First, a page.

Senators Dick Durbin (D-Illinois) and Chuck Grassley (R-Iowa) introduced The H-1B and L-1 Visa Fraud and Abuse Prevention Act of 2007, according to a joint news release from the two lawmakers.
Dating back to 1990, the H-1B program allows foreigners with at least a bachelor’s degree in their area of expertise to be legally employed in U.S. for up to six years with an annual allotment of 100,000 including visas granted to those with advance college degrees from American universities.
The H-1B visa program applies to those in a job category that is considered by the U.S. Citizenship & Immigration Services to be a “specialty occupation.” The L-1 visa program allows companies to transfer certain employees from their foreign facilities to their U.S. facilities for up to seven years.
“Our immigration policy should seek to complement our U.S. workforce, not replace it,” Durbin said, in the news release. “This bill will set up safeguards for American workers, and provide much-needed oversight and enforcement of employers who fail to abide by the law.”
According to the announcement, the proposal:
- would require all employers seeking to hire an H-1B visa holder to pledge that they have made a good-faith effort to hire American workers first and that the H-1B visa holder will not displace an American worker. Under current law, only employers that employ H-1B visa holders as a large percentage of their U.S. workforce are required to make that pledge.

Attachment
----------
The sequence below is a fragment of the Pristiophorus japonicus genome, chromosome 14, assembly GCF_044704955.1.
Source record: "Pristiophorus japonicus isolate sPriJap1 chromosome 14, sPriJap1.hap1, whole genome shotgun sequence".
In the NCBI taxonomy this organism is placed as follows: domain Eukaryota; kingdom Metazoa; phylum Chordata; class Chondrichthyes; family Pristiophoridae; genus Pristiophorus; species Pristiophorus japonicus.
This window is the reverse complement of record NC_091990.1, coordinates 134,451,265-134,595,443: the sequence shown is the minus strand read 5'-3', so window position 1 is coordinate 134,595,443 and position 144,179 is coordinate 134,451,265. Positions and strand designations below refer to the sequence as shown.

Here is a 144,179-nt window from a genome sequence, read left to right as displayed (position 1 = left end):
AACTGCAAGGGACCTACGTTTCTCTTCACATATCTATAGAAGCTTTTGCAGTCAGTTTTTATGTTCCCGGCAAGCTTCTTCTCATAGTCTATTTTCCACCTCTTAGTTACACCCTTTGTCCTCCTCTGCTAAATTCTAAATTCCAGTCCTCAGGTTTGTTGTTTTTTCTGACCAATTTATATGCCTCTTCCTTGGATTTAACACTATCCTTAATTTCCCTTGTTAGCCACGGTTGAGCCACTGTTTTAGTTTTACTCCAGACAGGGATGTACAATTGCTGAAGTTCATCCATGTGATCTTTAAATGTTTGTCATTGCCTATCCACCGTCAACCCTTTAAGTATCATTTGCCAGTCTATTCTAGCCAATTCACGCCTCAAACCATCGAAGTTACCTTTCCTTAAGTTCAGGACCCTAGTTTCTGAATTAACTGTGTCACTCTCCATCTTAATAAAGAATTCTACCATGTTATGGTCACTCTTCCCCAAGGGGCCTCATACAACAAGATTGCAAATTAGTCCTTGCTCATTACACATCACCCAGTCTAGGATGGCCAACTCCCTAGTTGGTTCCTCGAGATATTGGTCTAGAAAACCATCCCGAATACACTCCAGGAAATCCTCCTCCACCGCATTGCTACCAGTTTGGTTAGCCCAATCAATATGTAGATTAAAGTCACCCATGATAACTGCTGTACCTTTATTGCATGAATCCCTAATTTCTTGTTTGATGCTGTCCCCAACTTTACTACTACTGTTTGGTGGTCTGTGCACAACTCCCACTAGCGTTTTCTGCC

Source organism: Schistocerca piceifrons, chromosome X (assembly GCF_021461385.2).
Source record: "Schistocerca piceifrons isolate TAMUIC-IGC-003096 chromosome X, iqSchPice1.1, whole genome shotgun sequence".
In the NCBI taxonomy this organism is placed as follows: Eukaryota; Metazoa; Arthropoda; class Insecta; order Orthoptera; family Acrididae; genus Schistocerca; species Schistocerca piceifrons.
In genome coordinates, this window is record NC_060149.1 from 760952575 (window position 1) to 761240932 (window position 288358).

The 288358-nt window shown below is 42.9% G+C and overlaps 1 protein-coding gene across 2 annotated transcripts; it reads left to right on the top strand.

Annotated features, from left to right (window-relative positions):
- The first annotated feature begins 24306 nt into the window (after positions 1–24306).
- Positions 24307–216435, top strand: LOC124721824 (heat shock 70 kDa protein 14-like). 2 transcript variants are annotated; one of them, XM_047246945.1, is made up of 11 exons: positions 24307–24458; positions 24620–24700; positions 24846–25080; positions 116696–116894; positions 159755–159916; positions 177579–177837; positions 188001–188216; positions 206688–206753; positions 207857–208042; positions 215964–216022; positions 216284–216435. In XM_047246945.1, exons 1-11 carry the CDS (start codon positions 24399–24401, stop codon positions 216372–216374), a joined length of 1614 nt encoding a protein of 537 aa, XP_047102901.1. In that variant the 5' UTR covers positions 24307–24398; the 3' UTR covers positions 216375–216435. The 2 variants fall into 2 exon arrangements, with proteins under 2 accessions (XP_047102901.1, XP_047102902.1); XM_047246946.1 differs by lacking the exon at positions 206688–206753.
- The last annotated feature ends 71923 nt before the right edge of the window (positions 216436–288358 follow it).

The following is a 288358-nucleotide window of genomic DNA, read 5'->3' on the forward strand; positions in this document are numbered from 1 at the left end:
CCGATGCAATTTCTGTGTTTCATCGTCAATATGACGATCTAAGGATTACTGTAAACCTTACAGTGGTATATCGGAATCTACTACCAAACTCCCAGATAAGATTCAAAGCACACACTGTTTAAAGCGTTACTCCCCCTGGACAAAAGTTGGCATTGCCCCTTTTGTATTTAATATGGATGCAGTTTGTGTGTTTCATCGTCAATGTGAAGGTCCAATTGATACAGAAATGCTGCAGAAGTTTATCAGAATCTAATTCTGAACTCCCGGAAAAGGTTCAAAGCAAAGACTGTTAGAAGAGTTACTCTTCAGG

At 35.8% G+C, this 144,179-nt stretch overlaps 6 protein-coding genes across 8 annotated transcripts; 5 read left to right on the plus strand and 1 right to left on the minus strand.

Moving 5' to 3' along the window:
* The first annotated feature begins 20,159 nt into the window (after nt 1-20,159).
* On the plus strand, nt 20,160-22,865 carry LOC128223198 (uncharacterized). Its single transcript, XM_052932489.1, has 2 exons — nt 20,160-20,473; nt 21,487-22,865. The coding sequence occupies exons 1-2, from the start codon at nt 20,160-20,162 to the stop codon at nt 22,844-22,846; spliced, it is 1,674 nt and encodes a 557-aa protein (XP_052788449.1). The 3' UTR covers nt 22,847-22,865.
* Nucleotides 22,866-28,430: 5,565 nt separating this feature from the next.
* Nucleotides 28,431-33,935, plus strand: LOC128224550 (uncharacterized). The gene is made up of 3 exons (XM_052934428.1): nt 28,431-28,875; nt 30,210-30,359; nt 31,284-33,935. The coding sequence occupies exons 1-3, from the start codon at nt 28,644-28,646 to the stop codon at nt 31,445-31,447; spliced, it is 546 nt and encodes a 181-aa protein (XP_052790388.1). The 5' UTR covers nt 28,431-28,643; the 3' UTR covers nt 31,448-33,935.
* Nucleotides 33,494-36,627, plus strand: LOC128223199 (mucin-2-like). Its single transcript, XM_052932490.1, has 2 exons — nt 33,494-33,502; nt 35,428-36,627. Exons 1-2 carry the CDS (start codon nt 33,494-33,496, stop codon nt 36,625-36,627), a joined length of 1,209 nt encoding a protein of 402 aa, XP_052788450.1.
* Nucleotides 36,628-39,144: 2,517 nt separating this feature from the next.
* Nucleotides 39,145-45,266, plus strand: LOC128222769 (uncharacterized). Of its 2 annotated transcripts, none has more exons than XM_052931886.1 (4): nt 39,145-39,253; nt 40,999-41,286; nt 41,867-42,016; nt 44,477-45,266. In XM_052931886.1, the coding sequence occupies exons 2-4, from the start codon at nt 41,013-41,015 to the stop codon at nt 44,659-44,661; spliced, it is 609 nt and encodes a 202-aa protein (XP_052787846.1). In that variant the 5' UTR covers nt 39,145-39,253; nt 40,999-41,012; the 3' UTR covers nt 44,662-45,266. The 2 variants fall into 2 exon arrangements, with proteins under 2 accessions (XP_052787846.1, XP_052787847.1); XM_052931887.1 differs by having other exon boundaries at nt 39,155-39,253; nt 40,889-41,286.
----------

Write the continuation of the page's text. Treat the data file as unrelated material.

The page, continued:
- requires that before an employer may submit an H-1B application, the employer must first advertise the job opening for 30 days on a Department of Labor (DoL) Web site. DoL would also be required to post summaries of all H-1B applications on its Web site.
- would require that H-1B employers may not advertise a job as available only for H-1B visa holders or recruit only H-1B visa holders for a job.
- would prohibit employers from hiring H-1B employees who are then outsourced to other companies. This is a method that some companies use to evade restrictions on hiring H-1Bs.
- would prohibit companies from hiring H-1B employees if they employ more than 50 people and more than 50% of their employees are H-1B visa holders.
- would give DoL the ability to conduct random audits of any company that uses the H-1B program and would require DoL to conduct annual audits of companies with more than 100 employees that have 15% or more of those workers on H-1B visas.
- would give DoL authority to review employers’ H-1B applications for “clear indicators of fraud or misrepresentation of material fact.” Currently, DoL is only authorized to review applications for “completeness and obvious inaccuracies.”
- would strengthen existing whistleblower protections for the H-1B program and establish whistleblower protections for the L-1 program.
- would require H-1B and L-1 employers to pay employees the prevailing wage to ensure employers are not undercutting American workers by paying substandard wages to foreign workers.